Mourvèdre - Red Wine Grape

Mourvèdre, as in Provence's Bandol...

Mourvèdre originated in Spain in the Sixteenth Century. It then spread eastward into southern France. Its acreage declined sharply after the outbreak of phylloxera in France in the 1860s and has only recently increased. Mourvèdre is widely planted in Spain and to a lesser extent in Mediterranean France. It is also grown in the US, especially in California, and in Australia.

Classic Image of Mourvedre (Mataro) Grapes Mataro image first published in Victor Rendu, Ampelographie francaise, comprenant la statistique, la description des meilleurs cepages, l'analyse chimique du sol et les procedes de culture et de vinification des principaux vignobles de la France. [2nd ed.]Paris: Masson, 1857.

Illustration courtesy of the State Library of South Australia, Wine Literature of the World website.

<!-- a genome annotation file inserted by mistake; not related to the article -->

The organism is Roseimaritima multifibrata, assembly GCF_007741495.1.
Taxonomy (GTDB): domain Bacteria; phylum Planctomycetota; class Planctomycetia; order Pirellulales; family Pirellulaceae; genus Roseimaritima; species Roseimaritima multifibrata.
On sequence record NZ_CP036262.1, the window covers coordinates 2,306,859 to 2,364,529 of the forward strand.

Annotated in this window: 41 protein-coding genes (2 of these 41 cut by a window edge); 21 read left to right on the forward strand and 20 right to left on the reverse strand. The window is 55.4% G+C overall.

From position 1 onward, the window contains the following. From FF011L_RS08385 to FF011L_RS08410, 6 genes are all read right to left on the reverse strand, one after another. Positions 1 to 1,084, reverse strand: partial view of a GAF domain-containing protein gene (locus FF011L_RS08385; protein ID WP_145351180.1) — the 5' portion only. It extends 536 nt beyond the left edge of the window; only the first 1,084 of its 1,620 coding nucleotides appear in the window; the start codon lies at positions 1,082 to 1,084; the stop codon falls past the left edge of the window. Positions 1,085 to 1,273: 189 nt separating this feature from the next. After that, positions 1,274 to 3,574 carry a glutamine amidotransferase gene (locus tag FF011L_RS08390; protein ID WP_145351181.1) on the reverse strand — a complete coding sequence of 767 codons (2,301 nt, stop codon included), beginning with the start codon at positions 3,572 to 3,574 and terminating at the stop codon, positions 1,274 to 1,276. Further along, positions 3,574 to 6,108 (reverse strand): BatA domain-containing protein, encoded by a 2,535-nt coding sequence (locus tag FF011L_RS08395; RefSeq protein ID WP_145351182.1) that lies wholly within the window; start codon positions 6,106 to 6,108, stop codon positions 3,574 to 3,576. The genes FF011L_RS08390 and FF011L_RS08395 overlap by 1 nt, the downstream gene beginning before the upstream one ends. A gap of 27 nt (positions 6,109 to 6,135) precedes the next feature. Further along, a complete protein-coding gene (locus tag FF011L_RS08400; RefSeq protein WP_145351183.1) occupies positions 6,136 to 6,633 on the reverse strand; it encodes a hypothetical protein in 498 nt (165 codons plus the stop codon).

Mourvèdre has a dark purple color and is high in acid and alcohol. It tends to be quite tannic and ages well. It is an important blending wine, and has become a major component of the famous Châteauneuf-du-Pape from the Rhône Valley of southern France. In Australia mourvèdre is used alone, or is blended with other Rhône Valley grapes such as Grenache and Syrah. Mourvèdre also produces a fortified wine in southwestern France and a port style wine in Australia.

Mourvèdre is recommended with roasted and grilled meat including Calf’s Liver and Spicy Sausage.

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